Directed by Stuart Gordon, 2001
The only similarity between Stuart Gordon’s Dagon and H.P. Lovecraft’s short story it’s based on happens to be that they both involve fish people. Stuart Gordon’s involves a small boat (or is it a yacht? I’m not rich enough to know the difference) full of 4 people crashing off the shore of an island full of fish people who worship the Oceanic God Dagon. Lovecraft’s is about a single suicidal man who wants to end his life because he can’t shake the image of a giant fish-man he witnessed climbing out of a bottomless carion pit in the middle of the ocean. Oh, and Lovecraft’s is phenomenally well written, while Gordon’s is pretty slapdash.
I’ll cut through the fat: Dagon is boring. You’d think a movie whose running time is comprised almost entirely of a non-stop cat and mouse game between Ezra Godden and a town full of fish people would be pretty cool, but you’d be surprised.
That isn’t to say Gordon’s is without merit altogether.
The special effects, which were done by Spanish based effects company DDT (who are best known for their work on Hellboy), are pretty impressive, especially considering the budget. Some of the town’s people are pretty imaginative and the practical effects are a kick.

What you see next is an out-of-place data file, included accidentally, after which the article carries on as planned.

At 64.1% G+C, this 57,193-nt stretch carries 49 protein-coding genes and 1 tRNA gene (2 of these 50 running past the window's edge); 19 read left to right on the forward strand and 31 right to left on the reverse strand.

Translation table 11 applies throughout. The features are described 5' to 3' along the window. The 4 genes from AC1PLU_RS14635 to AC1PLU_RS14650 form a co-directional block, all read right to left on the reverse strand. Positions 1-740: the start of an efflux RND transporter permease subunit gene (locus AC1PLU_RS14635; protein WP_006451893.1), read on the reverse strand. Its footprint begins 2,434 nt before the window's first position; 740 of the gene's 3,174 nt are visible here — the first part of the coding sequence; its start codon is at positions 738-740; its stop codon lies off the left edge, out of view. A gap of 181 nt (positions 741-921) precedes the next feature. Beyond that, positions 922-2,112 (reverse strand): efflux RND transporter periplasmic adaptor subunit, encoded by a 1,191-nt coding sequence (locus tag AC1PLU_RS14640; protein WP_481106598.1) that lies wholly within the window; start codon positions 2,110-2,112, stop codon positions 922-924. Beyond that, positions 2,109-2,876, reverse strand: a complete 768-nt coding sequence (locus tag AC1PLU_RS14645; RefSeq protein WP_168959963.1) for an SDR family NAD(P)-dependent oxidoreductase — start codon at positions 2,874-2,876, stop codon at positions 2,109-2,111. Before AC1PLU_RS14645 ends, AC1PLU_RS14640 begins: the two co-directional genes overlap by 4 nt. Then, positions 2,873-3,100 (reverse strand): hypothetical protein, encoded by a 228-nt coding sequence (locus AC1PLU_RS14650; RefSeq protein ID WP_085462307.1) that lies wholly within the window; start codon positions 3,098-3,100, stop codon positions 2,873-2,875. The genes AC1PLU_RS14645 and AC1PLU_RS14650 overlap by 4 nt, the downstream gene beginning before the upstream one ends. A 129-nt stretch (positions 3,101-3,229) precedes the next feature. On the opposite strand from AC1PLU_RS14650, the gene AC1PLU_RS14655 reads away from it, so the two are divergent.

I don’t think Ezra Godden, who for the majority of the movie is the only human on screen, is a bad actor at heart, but I just couldn’t get into him in here He’s just too meek. But at least all of the extras do a fantastic job as the bumbling fish people who want nothing but to sacrifice the shipwrecked mortals to their fish God.
I’ve had the movie recommended to me as one of the better independent horror flicks of the last few years by several people, all who had nothing bad to say about it. I wanted to like Dagon, I really did, but I just couldn’t get into it.
Worth a watch for some cool make-up effects and a few sporadic moments that are genuinely interesting, but otherwise…